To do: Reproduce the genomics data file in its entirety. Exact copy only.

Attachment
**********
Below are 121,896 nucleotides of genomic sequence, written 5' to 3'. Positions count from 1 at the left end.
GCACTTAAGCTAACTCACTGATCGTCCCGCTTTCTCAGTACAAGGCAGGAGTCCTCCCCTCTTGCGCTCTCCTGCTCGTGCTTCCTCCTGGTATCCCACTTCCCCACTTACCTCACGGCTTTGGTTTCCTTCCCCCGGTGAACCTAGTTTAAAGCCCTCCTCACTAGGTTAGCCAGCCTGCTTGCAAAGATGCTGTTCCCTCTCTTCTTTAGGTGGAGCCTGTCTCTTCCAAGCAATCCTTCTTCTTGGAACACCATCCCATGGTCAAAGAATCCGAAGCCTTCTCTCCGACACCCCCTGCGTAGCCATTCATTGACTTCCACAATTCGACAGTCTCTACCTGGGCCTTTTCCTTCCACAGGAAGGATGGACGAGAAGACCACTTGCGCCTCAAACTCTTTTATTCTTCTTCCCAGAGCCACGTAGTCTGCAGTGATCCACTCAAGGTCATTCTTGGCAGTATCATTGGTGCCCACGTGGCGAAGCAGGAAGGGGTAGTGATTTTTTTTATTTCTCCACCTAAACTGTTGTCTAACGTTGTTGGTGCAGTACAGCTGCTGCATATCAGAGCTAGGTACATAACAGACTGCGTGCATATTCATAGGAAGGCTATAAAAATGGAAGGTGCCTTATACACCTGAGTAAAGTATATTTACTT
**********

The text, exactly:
Below are 121,896 nucleotides of genomic sequence, written 5' to 3'. Positions count from 1 at the left end.
GCACTTAAGCTAACTCACTGATCGTCCCGCTTTCTCAGTACAAGGCAGGAGTCCTCCCCTCTTGCGCTCTCCTGCTCGTGCTTCCTCCTGGTATCCCACTTCCCCACTTACCTCACGGCTTTGGTTTCCTTCCCCCGGTGAACCTAGTTTAAAGCCCTCCTCACTAGGTTAGCCAGCCTGCTTGCAAAGATGCTGTTCCCTCTCTTCTTTAGGTGGAGCCTGTCTCTTCCAAGCAATCCTTCTTCTTGGAACACCATCCCATGGTCAAAGAATCCGAAGCCTTCTCTCCGACACCCCCTGCGTAGCCATTCATTGACTTCCACAATTCGACAGTCTCTACCTGGGCCTTTTCCTTCCACAGGAAGGATGGACGAGAAGACCACTTGCGCCTCAAACTCTTTTATTCTTCTTCCCAGAGCCACGTAGTCTGCAGTGATCCACTCAAGGTCATTCTTGGCAGTATCATTGGTGCCCACGTGGCGAAGCAGGAAGGGGTAGTGATTTTTTTTATTTCTCCACCTAAACTGTTGTCTAACGTTGTTGGTGCAGTACAGCTGCTGCATATCAGAGCTAGGTACATAACAGACTGCGTGCATATTCATAGGAAGGCTATAAAAATGGAAGGTGCCTTATACACCTGAGTAAAGTATATTTACTT